Concept-wise, the AirWheel is very similar to the Segway, but with a crucial difference. Instead of having a platform to stand on in between two gyro-controlled wheels and a handle to hold on to, the AirWheel has you standing on two pedals either side of a single wheel (two adjacent wheels in the case of the Q3).

It's far less stable - there are no handlebars, and you can't just stand still on it - you have to keep moving to stay balanced like a bike.

You have to find this all out for yourself because the 'user manual' you get in the box doesn't even begin to explain how to ride the thing. It tells you how to charge it, store it and maintain it in badly-translated English, but not to actually use it. The most you get is along the lines of "press the on button and the unit is ready to be used". Right. Thanks for that.

Learning to ride

It's no exaggeration to say that when you first begin, the AirWheel appears all but impossible to ride. The videos online make it look easy, but I promise you - it isn't. Just getting on the thing is hard enough at the start, let alone making some distance.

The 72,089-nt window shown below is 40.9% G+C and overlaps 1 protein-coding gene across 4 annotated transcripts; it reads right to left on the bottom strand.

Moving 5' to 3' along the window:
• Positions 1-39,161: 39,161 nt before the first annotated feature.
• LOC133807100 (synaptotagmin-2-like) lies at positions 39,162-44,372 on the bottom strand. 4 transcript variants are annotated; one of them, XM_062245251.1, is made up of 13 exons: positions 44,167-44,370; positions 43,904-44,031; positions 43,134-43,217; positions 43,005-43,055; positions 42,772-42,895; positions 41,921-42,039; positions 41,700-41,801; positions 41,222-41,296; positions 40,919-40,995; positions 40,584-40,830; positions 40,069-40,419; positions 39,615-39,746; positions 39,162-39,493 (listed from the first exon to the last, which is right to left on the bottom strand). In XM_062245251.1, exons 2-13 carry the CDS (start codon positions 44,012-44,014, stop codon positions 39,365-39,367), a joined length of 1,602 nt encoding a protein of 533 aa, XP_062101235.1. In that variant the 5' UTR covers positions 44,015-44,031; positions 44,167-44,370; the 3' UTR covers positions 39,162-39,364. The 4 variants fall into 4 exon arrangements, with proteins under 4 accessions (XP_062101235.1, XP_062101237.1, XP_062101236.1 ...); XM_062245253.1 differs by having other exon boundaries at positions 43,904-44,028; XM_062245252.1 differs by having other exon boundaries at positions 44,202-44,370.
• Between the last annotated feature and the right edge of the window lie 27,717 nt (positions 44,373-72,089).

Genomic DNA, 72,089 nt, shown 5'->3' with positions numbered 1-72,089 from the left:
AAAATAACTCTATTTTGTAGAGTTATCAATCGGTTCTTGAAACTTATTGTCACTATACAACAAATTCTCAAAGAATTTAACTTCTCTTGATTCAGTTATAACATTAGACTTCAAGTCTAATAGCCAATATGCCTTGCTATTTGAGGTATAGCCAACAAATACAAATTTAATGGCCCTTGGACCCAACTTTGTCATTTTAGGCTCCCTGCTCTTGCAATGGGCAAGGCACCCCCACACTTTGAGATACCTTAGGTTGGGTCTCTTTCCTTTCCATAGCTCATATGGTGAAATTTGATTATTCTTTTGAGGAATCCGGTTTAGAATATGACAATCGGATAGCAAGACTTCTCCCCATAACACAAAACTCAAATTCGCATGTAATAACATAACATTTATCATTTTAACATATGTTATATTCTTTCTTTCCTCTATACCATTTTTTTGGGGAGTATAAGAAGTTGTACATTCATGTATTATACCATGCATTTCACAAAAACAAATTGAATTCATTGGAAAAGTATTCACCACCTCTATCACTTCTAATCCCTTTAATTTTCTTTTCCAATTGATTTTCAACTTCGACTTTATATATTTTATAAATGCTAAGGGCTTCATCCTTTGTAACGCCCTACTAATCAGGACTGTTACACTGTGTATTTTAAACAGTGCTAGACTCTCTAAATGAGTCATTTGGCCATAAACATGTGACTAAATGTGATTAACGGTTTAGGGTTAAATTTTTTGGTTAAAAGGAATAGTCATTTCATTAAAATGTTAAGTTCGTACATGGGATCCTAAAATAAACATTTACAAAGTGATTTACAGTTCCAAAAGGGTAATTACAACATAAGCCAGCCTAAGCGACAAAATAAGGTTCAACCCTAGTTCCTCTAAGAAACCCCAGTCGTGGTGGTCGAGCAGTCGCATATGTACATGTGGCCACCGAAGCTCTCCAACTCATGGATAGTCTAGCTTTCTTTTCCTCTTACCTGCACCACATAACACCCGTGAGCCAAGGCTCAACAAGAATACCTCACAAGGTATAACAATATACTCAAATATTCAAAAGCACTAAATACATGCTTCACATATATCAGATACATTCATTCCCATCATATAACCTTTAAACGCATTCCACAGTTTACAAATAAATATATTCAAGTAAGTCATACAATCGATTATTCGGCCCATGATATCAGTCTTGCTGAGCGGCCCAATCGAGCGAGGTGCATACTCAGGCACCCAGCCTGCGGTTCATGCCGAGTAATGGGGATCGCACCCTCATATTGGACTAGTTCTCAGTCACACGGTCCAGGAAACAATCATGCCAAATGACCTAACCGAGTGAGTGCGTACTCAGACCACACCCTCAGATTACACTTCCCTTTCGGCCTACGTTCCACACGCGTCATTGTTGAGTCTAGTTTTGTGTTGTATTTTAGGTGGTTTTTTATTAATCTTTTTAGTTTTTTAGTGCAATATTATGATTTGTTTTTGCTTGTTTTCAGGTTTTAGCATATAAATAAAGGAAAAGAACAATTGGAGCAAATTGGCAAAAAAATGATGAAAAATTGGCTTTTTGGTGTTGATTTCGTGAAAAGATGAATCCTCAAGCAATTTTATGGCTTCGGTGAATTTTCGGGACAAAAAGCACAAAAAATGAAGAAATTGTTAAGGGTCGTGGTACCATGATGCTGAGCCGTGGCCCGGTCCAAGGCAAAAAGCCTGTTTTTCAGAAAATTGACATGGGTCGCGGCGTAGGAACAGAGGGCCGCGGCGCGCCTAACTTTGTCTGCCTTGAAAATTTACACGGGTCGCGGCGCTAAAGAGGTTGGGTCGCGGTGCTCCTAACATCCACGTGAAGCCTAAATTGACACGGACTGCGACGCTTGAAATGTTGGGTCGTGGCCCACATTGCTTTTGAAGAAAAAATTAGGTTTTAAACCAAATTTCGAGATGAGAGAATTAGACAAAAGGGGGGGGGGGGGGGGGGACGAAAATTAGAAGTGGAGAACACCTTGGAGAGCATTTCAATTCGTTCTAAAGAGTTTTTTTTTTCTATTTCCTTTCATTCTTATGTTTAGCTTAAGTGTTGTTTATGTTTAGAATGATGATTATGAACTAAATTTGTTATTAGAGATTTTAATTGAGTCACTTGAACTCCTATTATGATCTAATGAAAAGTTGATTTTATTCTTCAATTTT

You really have to stick with it, put up with the frustration and sink a good few hours of practise into it before you're anywhere near ready to go out and about.

Most models of the AirWheel ship with a pair of auxiliary stabilisers to help you get to grips with the unit's function. Sounds like a good way of learning to ride, but for some reason, with the Q3 you're thrown in at the deep end from the off - no stabilisers included.

Because of this, you'll have to be prepared to take some pain.

Leg bruises come as standard with the Q3. At one point, our test unit was all of a sudden covered in blood - I looked down at my hand, also covered in blood. Still no idea how I slashed my thumb but the pain was nothing compared to the bruises I've got on my shins and the scrapes on my ankles. That's the main complaint I had from everyone who tried it - shin pain. Ouch.

The key to riding the AirWheel Q3 is choosing the right terrain. Anything uneven and bumpy instantly makes the task of riding about ten times harder.